HARTFORD — In his solo gallery debut, Octavio Duran, OFM, proudly showed more than 20 photos at St. Patrick-St. Anthony Church here, ending a two-month exhibit by discussing his passion for his photojournalism ministry.
“Through the Franciscan Lens,” which ran from Aug. 7 to Oct. 5, showcased Octavio’s shots taken around the world, including in his native El Salvador, and also Africa, South Korea, China, Mexico, and other places. The photos, which included a close-up of an African boy peering through barbed wire, a Vietnamese man collecting drinking water in a filthy river, a panicked Korean woman with a starving infant, and Egyptian young girls making rugs, all illustrated his passion.
“All my photos show a sense of justice, compassion and joy,” he said. “These aren’t the kinds of artistic photos you would usually see at a gallery.”
More than 20 people turned out Sunday afternoon to hear Octavio discuss his work at the Hartford church’s Clare Gallery for a closing artist reception. “I feel very blessed to have this show,” said Nancy Wynn, who runs the Clare Gallery. The event concluded the parish’s commemoration of the feast of St. Francis.
Thomas Gallagher, OFM, the church’s pastor since August, was on hand to hear his fellow friar speak.
Pointing to the photo of the man drinking from a river in Vietnam, Octavio said, “The pollution of that river was incomprehensible.” About the photos of the girls making the rugs, he asked whether it was exploitation to have children making that kind of a living.
He said that while many of the subjects were sad, he sees his photography as capturing real life around the world for others back home. “If I didn’t have a camera, I couldn’t document it. In this way, you get to see what it was like for the photographer.”
A Call to Action
Not only are his photos works of art, many are also a call to action. They bring back memories of both sadness and joy, he said, but they also elicit emotion from the friars, long known for their commitment to justice around the world.
“The friars show emotion and are moved to help the mission around the world,” he smiled. Noting the photo of the young boy behind the barbed wire, he said, “It would be a wonderful world without fences.”
Admitting that it was difficult to choose the photos for this exhibit from the more than 250,000 he has taken over the past 30 years, Octavio recalled how he learned the art as a young seminarian in El Salvador.
He got his start by buying a used camera in the late 1970s, purchased for $200, considered a fortune back then. He needed the camera to cover Archbishop Óscar Arnulfo Romero y Galdámez for the diocese’s newspaper. The controversial bishop of the Roman Catholic Church in El Salvador tried to stop the ongoing violations of human rights and spoke out on behalf of the poor and victims of the country’s civil war. In 1980, he was assassinated by a right-wing group.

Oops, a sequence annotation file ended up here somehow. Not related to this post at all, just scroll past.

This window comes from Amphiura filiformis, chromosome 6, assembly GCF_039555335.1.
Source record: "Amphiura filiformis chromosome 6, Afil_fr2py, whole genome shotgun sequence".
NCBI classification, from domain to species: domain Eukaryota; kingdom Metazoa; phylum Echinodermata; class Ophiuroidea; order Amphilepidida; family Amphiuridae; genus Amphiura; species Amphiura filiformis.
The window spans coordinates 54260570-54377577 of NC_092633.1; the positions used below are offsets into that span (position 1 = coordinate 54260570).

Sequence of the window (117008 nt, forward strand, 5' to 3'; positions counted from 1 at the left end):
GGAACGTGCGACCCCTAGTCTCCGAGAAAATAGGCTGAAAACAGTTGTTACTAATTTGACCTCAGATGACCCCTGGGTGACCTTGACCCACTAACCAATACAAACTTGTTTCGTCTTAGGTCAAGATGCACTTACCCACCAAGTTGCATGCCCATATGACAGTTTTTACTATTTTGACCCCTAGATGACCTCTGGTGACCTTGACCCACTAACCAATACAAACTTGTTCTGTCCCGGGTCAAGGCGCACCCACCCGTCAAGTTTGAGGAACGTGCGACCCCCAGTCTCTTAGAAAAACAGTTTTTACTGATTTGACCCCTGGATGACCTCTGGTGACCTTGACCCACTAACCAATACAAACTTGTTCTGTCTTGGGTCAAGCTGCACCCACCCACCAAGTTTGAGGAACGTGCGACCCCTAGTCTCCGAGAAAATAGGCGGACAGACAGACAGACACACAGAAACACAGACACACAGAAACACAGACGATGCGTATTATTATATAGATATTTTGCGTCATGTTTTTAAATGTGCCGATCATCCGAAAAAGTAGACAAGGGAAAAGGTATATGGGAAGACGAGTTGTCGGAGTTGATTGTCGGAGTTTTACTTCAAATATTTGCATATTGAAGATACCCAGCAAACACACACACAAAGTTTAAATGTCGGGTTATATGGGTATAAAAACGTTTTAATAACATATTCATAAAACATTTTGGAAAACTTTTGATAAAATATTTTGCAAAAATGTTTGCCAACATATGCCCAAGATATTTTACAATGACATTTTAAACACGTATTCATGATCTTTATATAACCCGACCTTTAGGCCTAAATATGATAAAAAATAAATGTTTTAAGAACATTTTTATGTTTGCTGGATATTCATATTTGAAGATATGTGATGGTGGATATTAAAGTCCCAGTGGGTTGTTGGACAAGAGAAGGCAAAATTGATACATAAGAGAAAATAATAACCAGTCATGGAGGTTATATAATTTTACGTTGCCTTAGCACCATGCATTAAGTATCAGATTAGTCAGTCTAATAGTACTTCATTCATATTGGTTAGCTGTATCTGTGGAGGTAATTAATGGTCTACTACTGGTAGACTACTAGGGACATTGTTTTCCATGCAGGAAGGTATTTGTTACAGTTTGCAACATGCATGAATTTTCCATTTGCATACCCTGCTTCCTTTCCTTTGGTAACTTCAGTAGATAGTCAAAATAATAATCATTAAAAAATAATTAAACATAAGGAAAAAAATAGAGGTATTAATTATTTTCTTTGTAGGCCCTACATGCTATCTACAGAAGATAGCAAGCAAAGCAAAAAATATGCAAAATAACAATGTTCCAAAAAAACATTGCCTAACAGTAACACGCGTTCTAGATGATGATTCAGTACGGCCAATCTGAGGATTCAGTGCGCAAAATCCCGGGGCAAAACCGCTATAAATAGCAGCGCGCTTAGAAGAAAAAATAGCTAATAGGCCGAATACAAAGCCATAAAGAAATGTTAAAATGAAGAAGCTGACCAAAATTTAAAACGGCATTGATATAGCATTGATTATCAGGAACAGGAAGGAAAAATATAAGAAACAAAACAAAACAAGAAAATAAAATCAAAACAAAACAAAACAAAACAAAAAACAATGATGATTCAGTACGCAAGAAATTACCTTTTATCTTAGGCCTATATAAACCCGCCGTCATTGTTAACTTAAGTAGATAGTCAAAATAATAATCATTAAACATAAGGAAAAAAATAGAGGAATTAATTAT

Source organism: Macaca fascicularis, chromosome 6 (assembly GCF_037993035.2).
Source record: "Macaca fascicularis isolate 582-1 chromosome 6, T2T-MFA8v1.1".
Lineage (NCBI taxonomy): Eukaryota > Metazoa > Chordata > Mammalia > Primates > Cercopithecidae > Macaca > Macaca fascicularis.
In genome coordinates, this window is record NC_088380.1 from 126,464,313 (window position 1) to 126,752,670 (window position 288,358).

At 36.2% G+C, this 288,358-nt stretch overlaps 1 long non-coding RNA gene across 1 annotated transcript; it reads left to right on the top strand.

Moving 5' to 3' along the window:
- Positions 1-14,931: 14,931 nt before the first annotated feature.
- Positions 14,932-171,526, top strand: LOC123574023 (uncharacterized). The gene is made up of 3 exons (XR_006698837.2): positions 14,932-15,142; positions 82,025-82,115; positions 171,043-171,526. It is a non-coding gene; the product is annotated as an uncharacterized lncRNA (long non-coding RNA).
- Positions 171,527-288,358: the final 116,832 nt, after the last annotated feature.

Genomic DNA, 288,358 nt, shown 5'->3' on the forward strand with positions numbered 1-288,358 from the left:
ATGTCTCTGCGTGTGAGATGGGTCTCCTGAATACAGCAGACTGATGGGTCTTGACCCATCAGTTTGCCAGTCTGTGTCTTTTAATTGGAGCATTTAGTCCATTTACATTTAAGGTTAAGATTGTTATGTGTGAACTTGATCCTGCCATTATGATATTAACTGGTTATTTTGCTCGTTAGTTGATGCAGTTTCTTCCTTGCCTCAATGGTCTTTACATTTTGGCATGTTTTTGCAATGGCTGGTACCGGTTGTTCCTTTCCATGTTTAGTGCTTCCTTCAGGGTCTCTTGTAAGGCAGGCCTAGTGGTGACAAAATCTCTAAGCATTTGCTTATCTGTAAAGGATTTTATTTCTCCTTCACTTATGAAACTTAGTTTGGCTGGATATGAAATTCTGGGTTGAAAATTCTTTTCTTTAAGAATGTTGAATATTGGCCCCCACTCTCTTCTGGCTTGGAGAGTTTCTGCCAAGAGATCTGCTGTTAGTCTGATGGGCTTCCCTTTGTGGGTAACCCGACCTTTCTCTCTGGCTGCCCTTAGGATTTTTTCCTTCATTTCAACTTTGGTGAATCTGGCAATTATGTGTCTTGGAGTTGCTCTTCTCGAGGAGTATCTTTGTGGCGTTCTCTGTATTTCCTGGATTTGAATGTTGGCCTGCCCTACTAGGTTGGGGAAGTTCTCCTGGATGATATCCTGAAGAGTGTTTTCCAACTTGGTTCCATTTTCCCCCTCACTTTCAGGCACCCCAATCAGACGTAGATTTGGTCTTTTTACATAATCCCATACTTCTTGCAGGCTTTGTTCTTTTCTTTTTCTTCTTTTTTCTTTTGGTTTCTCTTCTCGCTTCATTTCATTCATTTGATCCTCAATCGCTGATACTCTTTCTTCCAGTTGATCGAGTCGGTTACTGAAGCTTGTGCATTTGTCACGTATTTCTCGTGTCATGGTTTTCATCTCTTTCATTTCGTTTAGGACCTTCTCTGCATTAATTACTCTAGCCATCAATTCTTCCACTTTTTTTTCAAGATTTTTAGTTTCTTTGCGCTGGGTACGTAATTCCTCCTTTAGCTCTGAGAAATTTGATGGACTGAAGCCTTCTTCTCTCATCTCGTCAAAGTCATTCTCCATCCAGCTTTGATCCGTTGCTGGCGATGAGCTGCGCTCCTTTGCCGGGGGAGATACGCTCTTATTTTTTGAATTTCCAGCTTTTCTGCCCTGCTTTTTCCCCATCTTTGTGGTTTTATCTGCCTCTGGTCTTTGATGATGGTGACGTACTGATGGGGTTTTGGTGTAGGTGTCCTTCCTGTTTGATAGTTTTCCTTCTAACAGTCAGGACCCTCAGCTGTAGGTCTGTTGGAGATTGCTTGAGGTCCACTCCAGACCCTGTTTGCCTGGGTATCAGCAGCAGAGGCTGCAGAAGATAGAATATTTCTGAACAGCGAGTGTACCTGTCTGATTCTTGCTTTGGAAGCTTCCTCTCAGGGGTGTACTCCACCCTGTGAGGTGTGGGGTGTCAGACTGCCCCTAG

“I was able to document Romero’s life,” recalled Octavio. “I feel privileged to be able to tell his story with historic images.”
Back then, Octavio said he was selling his photos for $1, and felt happy just to be able to take them.
Everything changed, though, when Maryknoll Magazine asked for permission to use his photos. He realized then his photography was a commodity.
“I learned, in addition to being a friar, I could support myself by just taking photos, and it was fun,” he smiled.
Thus was the beginning of his professional photojournalism career, one that has taken him to more than a dozen countries to shoot for publications besides The Anthonian, an award-winning quarterly publication of the Province’s St. Anthony’s Guild.
Province’s Photographer, Art Director
Octavio perhaps is best known, however, for his work as the Province’s photographer, where his photos are often posted on the Web site and in this newsletter, along with The Anthonian, where he is art director.
In February, Octavio returned home to Sacred Heart Friary in New Jersey from a photojournalism assignment to China, where he followed the ministry of Francis Kim, OFM, who helps North Korean refuges cross into China.
Many of his assignments have taken him to dangerous places, he said. He eerily recalled the feeling of having his “spine frozen while being interrogated by the Chinese border patrol a few steps away from the border of North Korea,” while covering Francis. A similar feeling happened to him while covering Archbishop Romero. Other situations have put him in harm’s way, but the thrill of getting the right shot, he said, far exceeds any trepidation.
Some of his best-loved photos were taken in Mexico, where he documented The Day of the Dead, a unique ritualistic commemoration of the loved ones who have gone before us. Octavio likes to capture contrast in his photos. In one shot, he captured the starkness of a lone toddler wearing a hat sitting in a colorful grave patch with flowers, clueless of the somber event he was witnessing.
For now, he is planning a trip to Assisi, and is open to whatever photo opportunities God presents to him. He said, “Photography is a medium that allows me to be in interesting places to bring images to the friars.”
Octavio’s photos may be purchased by contacting him by e-mail or through HNP’s Communications Office. Click the photo above to see a collage of Through the Franciscan Lens photos.
— Wendy Healy is a Danbury, Conn.-based freelance writer and frequent contributor to HNP Today.